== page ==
Red Hot Spices
There is much innovation happening right now in the area of seasonings. For starters, home chefs like the convenience of spice blends and, not surprisingly, are being drawn to spice/sea salt blends. Cramer says the traditional French blend of Herbs de Provence was always popular, and now the company has an Herbs de Provence and Sea Salt Blend. The firm also introduced Mediterranean Sea Salt & Spicy Pepper Blend and Mediterranean Sea Salt & Spice Medley.

Building on the smoked salts trend previously noted, Skillen says barbecue flavors with a global twist are much sought-after for great flavor in the rubs category. She has seen many combinations such as ginger with coconut or vanilla with butter. “Barbecue rubs are great for adding an instant kick to any dish,” she says.

While blends are of interest to many shoppers, Havran makes the point that other shoppers prefer the more hands-on approach of using “whole, unprocessed and unblended spices that are prepared fresh at home” and “do-it-yourself home-compounded seasoning blends.”

Havran adds that shoppers are also into pre-flavoring kitchen staples (like herb-infused butter and oils) and pre-treating whole spices by “dry pan roasting, oil frying, fresh grinding and blending.”

Moving away from salts and blends, Cramer also says “hot” is very hot right now. “By customer request, we now make a XXX Ghost Pepper Sea Salt that is three times as hot as our original blend of ghost pepper powder and sea salt,” he states.

Possibly one of the biggest drivers of growth are international flavors, especially Indian and Thai spice blends or curries, says J.R. Rigley, president and CMO of J.R. Watkins. He adds that Vietnamese flavors are also trending because, like Thai, they satisfy shoppers’ cravings for multidimensional flavors (combining sweet, savory and salty).

Havran also makes note of a trend you’ve likely seen in your store: “Along with this, consumers are showing greater interest in spice origins, both where they’re sourced and the history of the spice.”

Handle with Care    
Just as shoppers want to know about spice origins, “there is a growing understanding that properly handled, fine-quality spices and seasonings are as important as the sourcing, quality and freshness of the main ingredients we consume,” Havran states.

Shoppers may want to know how to ensure the spices at home last as long as possible (and this information can make a great handout, too).

Cramer states that consumers should be in tune with a spice’s color and fragrance to help determine if it’s fresh. “Spices don’t go bad, but they do lose their potency,” he explains. “If fragrance is missing or the color has changed, it is time to replace your spices.”

Though freezing them probably isn’t a good idea, Delangre says refrigeration can help certain spices retain freshness. “After around four to six months, you may start to not taste the freshness as much,” she states. Skillen also suggests shoppers abide by the “six-month rule” when it comes to discarding most spices, though some items like those in the red pepper family (including paprika) can last longer.

Skillen says keeping spices in their original or a similar airtight container can help maintain color and taste. “What is important is that they are tightly re-sealed immediately after each use,” Skillen states.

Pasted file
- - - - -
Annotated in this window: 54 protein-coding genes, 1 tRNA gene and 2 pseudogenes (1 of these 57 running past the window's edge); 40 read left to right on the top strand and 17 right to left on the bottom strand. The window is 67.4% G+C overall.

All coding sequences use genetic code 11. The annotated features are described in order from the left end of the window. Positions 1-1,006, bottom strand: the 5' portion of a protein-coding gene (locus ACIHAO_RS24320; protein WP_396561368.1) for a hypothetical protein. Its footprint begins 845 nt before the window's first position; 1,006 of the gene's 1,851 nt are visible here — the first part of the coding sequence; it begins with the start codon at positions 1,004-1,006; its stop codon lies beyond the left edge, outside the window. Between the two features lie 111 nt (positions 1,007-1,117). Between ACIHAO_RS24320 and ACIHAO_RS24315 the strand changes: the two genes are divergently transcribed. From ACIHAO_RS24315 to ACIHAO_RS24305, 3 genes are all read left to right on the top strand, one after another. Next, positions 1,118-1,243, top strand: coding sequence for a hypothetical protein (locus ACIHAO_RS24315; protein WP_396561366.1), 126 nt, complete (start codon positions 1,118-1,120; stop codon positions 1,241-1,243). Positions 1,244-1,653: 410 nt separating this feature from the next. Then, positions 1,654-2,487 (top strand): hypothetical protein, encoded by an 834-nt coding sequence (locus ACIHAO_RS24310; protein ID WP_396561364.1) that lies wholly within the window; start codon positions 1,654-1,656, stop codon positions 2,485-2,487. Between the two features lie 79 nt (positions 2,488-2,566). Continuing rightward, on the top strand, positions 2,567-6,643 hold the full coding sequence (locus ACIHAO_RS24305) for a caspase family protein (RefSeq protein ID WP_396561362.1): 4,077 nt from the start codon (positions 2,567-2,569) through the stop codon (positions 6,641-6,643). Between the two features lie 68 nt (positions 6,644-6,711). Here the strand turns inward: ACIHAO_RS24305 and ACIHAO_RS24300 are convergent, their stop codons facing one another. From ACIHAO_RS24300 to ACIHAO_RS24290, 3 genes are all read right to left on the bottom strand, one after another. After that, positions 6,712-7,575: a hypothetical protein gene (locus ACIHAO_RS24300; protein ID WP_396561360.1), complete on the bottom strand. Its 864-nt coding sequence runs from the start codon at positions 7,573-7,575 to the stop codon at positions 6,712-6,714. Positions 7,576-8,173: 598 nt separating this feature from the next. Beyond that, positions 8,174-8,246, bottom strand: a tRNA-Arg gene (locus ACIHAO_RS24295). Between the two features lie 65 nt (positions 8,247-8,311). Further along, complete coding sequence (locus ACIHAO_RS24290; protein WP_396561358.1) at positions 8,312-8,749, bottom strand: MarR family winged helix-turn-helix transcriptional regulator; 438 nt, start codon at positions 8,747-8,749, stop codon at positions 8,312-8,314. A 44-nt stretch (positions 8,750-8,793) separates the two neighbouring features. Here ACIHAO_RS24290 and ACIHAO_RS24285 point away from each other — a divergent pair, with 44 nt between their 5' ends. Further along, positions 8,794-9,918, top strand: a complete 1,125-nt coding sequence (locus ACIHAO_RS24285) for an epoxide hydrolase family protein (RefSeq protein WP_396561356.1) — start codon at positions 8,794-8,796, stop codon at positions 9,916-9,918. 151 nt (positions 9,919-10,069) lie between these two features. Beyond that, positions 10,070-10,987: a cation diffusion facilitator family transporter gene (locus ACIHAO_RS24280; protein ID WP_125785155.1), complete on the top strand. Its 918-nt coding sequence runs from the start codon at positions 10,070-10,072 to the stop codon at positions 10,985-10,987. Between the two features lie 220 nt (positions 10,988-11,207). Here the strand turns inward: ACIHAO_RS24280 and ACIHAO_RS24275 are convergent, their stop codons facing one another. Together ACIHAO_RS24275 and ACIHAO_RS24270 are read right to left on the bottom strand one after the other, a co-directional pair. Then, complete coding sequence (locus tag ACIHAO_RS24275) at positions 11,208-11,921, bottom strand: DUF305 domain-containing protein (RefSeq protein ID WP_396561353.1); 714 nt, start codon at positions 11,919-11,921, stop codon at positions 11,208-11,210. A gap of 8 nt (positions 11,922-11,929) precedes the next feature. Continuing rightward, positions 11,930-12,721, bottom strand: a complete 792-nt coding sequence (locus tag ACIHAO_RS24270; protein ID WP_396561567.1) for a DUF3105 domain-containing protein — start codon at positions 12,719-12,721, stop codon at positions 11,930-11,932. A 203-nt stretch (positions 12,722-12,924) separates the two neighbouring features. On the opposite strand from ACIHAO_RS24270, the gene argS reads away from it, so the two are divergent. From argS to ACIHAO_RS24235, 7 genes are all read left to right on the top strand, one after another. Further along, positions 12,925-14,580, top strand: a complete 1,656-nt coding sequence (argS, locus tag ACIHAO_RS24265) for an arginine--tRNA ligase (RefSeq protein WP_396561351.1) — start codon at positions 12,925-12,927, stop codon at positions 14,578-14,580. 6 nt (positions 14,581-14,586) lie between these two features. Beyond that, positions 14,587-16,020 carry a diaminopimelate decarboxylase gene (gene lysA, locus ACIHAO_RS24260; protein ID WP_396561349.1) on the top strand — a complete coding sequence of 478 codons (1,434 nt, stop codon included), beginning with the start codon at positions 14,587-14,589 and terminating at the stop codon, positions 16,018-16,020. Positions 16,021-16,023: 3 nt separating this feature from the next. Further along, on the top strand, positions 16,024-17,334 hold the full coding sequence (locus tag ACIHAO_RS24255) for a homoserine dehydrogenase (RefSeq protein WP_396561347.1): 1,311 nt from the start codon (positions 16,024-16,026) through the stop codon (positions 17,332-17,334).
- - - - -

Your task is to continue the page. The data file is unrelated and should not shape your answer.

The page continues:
Adding to this, Gorman suggests keeping them in a dark, cool, dry cabinet. “Be sure it’s not too close to a window with direct sunlight, the stove or dishwasher—heat and humidity can degrade the quality,” Gorman states. And, don’t pour spices from their containers over steaming pots and pans since the humidity can degrade the product.

Tips for the Small Retailer
Stores with a compact footprint don’t have to feel they are too small to carry the hundreds of herbs and salts that are available. “Stock your retail space the same way that a knowledgeable cook would stock their spice rack at home,” Havran suggests. “Smaller amounts, stored properly and refreshed often.”

He suggests 15 ”must stock” items: cumin seed, coriander seed, ginger, black pepper, vanilla, cayenne chili, oregano, thyme, clove, nutmeg, allspice, cardamom, turmeric, bay leaf and sage.

In addition, have good-quality natural sea salt on hand. Cramer recommends four types: 1) pink Himalayan sea salt in coarse and fine, 2) Hawaiian salt like black lava and red alaea, 3) smoked salt and 4) something hot like ghost pepper or habanero pepper salt.

If space allows, Rodley adds some extras that go beyond the basics like Herbs de Provence, a good curry blend, Chinese five-spice blend, a veggie mix and grilling herbs.

Additional spices from Rigley include cinnamon, rosemary, dill, ginger and smoked paprika.

In the aisles, train staff to be helpful to shoppers that want to experiment with new seasonings, but aren’t sure how or whether the price is worth it for an unknown taste.

Perhaps, start a recipe inspiration bulletin board on an empty wall that shoppers can add to. Social media sites (especially Facebook and Pinterest) are also great ways to share recipes with new spices and mouthwatering photos of items your staff made. “Providing recipes is a great way to guide customers in their experimentations,” Rodley advises. “Let people know what works well with what types of food.”

Cramer suggests the idea of a sampling day or tasting party to expose shoppers to new tastes. “Choose five or six different salts with various textures, colors and regions,” he suggests. “Serve the salt selection with a wide array of fresh vegetables and fruits, mild cheeses and bread.”

Stores may also want to consider going both big and small. According to Havran, “Consumer uncertainty is one of the many reasons a bulk section can be a major asset to any store. With bulk spices, shoppers can ‘buy a pinch or a pound’ in order to experiment or buy just the right amount needed for a recipe.”

Another option is to stock mini-packaged spices to “give shoppers a quick and easy way to purchase a smaller amount,” says Havran. WF

References
1. “Spices at Hug of Positive Trends,” Facts, Figures & the Future, June 2013, www.factsfiguresfuture.com/issues/june-2013/spices-at-hub-of-positive-tr..., accessed Nov. 22, 2013.
2. D. Norek, “Choose Unrefined Sea Salt over Table Salt ,” Natural News, July 16, 2010, www.naturalnews.com/029212_sea_salt_sodium.html#ixzz2lgV0hxiQ, accessed 11/25/13.

Published in WholeFoods Magazine, January 2014